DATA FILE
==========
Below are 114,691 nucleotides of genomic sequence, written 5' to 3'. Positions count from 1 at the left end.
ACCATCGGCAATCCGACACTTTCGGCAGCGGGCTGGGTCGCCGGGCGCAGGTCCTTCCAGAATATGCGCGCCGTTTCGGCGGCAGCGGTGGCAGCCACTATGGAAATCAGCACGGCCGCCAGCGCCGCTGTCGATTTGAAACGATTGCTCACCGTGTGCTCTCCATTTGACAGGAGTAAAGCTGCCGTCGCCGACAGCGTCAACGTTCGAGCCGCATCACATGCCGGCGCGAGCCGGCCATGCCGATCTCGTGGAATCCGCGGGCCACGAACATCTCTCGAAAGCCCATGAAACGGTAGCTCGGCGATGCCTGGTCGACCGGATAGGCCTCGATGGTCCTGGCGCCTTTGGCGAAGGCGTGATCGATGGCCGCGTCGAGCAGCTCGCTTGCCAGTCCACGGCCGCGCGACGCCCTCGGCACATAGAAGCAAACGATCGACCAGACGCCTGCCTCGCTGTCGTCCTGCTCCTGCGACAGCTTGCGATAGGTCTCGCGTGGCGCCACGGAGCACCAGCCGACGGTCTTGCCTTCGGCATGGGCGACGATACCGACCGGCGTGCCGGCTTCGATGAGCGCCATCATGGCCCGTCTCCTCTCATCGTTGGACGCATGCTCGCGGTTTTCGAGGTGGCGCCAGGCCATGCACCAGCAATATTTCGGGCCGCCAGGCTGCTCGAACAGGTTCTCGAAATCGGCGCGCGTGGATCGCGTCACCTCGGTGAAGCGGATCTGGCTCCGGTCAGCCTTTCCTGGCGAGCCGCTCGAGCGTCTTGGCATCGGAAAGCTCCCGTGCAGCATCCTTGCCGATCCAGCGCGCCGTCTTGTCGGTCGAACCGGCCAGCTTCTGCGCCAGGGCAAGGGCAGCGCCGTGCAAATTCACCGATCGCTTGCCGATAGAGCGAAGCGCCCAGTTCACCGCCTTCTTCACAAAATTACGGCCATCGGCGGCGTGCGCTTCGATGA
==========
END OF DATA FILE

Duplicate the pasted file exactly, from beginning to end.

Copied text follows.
Below are 114,691 nucleotides of genomic sequence, written 5' to 3'. Positions count from 1 at the left end.
ACCATCGGCAATCCGACACTTTCGGCAGCGGGCTGGGTCGCCGGGCGCAGGTCCTTCCAGAATATGCGCGCCGTTTCGGCGGCAGCGGTGGCAGCCACTATGGAAATCAGCACGGCCGCCAGCGCCGCTGTCGATTTGAAACGATTGCTCACCGTGTGCTCTCCATTTGACAGGAGTAAAGCTGCCGTCGCCGACAGCGTCAACGTTCGAGCCGCATCACATGCCGGCGCGAGCCGGCCATGCCGATCTCGTGGAATCCGCGGGCCACGAACATCTCTCGAAAGCCCATGAAACGGTAGCTCGGCGATGCCTGGTCGACCGGATAGGCCTCGATGGTCCTGGCGCCTTTGGCGAAGGCGTGATCGATGGCCGCGTCGAGCAGCTCGCTTGCCAGTCCACGGCCGCGCGACGCCCTCGGCACATAGAAGCAAACGATCGACCAGACGCCTGCCTCGCTGTCGTCCTGCTCCTGCGACAGCTTGCGATAGGTCTCGCGTGGCGCCACGGAGCACCAGCCGACGGTCTTGCCTTCGGCATGGGCGACGATACCGACCGGCGTGCCGGCTTCGATGAGCGCCATCATGGCCCGTCTCCTCTCATCGTTGGACGCATGCTCGCGGTTTTCGAGGTGGCGCCAGGCCATGCACCAGCAATATTTCGGGCCGCCAGGCTGCTCGAACAGGTTCTCGAAATCGGCGCGCGTGGATCGCGTCACCTCGGTGAAGCGGATCTGGCTCCGGTCAGCCTTTCCTGGCGAGCCGCTCGAGCGTCTTGGCATCGGAAAGCTCCCGTGCAGCATCCTTGCCGATCCAGCGCGCCGTCTTGTCGGTCGAACCGGCCAGCTTCTGCGCCAGGGCAAGGGCAGCGCCGTGCAAATTCACCGATCGCTTGCCGATAGAGCGAAGCGCCCAGTTCACCGCCTTCTTCACAAAATTACGGCCATCGGCGGCGTGCGCTTCGATGA